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Antimycobacterial and antimalarial activities of endophytic fungi associated with the ancient and narrowly endemic neotropical plant Vellozia gigantea from Brazil
- Ferreira, Mariana, Cantrell, Charles, Wedge, David, Gonçalves, Vívian, Jacob, Melissa, Khan, Shabana, Rosa, Carlos, Rosa, Luiz H
- Memórias do Instituto Oswaldo Cruz 2017 v.112 no.10 pp. 692-697
- Basidiomycota, Diaporthe, Mycobacterium intracellulare, Penicillium, Plasmodium falciparum, Trichoderma, Vellozia, antibacterial properties, antibiotic resistance, antiplasmodial properties, bioactive compounds, endangered species, endophytes, fungal communities, fungi, indigenous species, inhibitory concentration 50, methicillin, methicillin-resistant Staphylococcus aureus, microhabitats, secondary metabolites, tropical plants, Brazil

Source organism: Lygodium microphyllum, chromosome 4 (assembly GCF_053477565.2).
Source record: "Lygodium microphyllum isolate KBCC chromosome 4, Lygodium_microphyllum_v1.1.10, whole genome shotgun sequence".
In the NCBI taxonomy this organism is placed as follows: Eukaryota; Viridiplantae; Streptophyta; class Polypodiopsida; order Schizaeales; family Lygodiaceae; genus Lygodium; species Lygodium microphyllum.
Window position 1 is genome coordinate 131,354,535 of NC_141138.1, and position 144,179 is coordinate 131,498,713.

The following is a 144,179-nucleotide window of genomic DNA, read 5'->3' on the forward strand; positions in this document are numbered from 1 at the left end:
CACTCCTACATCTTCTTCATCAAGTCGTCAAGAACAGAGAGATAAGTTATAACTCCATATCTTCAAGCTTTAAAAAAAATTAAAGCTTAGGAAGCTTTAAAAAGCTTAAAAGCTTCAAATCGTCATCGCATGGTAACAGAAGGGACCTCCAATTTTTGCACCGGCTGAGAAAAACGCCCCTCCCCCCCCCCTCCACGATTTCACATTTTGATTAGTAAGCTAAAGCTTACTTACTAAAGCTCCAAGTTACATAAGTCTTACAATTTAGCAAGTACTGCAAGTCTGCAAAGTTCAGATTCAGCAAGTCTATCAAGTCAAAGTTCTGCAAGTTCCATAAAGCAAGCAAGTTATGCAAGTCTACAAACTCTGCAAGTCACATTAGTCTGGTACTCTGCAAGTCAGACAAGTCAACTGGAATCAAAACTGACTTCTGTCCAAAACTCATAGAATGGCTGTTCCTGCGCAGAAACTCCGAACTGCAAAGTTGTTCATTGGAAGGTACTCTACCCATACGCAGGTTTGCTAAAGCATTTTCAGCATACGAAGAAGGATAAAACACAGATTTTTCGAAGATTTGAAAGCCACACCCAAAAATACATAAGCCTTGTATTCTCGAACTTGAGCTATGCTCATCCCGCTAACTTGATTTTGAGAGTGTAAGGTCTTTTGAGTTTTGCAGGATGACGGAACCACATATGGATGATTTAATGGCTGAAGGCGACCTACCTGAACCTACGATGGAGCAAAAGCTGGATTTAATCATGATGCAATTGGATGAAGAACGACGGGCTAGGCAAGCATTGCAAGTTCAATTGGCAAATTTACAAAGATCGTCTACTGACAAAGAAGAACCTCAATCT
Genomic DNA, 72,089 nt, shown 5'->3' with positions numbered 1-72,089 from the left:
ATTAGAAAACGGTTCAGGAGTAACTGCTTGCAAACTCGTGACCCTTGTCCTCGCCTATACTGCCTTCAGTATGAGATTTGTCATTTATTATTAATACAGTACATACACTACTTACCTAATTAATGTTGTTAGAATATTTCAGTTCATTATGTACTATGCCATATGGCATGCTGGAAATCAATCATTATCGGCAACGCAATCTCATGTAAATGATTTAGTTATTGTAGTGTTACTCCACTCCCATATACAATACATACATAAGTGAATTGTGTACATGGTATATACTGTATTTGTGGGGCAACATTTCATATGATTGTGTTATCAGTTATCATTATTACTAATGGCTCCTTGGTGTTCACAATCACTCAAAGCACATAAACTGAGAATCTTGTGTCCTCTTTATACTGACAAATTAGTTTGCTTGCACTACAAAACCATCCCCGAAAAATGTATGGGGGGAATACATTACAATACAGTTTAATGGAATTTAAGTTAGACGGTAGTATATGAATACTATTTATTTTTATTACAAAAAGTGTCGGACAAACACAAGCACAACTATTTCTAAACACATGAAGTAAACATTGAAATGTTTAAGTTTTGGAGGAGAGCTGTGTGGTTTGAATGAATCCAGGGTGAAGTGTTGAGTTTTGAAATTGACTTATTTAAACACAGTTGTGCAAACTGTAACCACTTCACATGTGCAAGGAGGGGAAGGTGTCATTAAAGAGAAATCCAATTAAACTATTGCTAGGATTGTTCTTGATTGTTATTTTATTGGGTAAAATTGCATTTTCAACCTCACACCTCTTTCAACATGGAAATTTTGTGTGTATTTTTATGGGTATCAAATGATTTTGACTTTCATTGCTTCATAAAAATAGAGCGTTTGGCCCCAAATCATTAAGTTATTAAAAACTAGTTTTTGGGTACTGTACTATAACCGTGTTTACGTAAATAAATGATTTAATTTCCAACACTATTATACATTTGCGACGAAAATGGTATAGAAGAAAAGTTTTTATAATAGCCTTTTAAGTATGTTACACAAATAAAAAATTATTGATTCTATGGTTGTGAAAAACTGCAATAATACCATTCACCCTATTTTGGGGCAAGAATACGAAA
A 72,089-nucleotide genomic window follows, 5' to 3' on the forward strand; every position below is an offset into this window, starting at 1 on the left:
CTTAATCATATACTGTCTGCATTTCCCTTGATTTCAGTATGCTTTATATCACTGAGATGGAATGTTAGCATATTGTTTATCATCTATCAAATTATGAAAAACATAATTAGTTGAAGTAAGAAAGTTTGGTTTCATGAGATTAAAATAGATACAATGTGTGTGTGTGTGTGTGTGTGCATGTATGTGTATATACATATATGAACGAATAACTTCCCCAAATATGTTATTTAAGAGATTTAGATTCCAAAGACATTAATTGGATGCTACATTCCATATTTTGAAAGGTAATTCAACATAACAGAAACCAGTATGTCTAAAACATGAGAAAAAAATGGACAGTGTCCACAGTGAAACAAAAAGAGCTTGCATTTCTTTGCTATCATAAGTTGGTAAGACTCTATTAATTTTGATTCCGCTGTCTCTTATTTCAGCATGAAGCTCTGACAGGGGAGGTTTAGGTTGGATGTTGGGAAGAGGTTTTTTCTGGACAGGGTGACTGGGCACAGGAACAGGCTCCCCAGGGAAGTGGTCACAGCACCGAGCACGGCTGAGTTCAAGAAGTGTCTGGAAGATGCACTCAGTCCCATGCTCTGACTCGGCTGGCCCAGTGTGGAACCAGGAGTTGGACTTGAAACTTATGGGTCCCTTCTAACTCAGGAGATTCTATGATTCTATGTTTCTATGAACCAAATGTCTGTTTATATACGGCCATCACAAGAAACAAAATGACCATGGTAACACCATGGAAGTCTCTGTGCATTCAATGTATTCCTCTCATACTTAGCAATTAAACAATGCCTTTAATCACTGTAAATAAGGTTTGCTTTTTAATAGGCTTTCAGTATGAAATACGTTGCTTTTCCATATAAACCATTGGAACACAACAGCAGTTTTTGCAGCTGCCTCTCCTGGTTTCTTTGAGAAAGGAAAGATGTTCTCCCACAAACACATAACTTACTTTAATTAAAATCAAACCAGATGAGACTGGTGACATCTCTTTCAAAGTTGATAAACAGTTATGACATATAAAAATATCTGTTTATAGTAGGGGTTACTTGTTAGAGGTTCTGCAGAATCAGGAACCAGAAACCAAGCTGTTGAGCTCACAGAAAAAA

- Endophytic fungi, present mainly in the Ascomycota and Basidiomycota phyla, are associated with different plants and represent important producers of bioactive natural products. Brazil has a rich biodiversity of plant species, including those reported as being endemic. Among the endemic Brazilian plant species, Vellozia gigantea (Velloziaceae) is threatened by extinction and is a promising target to recover endophytic fungi. The present study focused on bioprospecting of bioactive compounds of the endophytic fungi associated with V. gigantea, an endemic, ancient, and endangered plant species that occurs only in the rupestrian grasslands of Brazil. The capability of 285 fungal isolates to produce antimicrobial and antimalarial activities was examined. Fungi were grown at solid-state fermentation to recover their crude extracts in dichloromethane. Bioactive extracts were analysed by chromatographic fractionation and NMR and displayed compounds with antimicrobial, antimycobacterial, and antimalarial activities. Five fungi produced antimicrobial and antimalarial compounds. Extracts of Diaporthe miriciae showed antifungal, antibacterial, and antimalarial activities; Trichoderma effusum displayed selective antibacterial activity against methicillin-resistant Staphylococcus aureus and Mycobacterium intracellulare; and three Penicillium species showed antibacterial activity. D. miriciae extract contained highly functionalised secondary metabolites, yielding the compound epoxycytochalasin H with high antimalarial activity against the chloroquine-resistant strain of Plasmodium falciparum, with an IC50 approximately 3.5-fold lower than that with chloroquine. Our results indicate that V. gigantea may represent a microhabitat repository hotspot of potential fungi producers of bioactive compounds and suggest that endophytic fungal communities might be an important biological component contributing to the fitness of the plants living in the rupestrian grassland.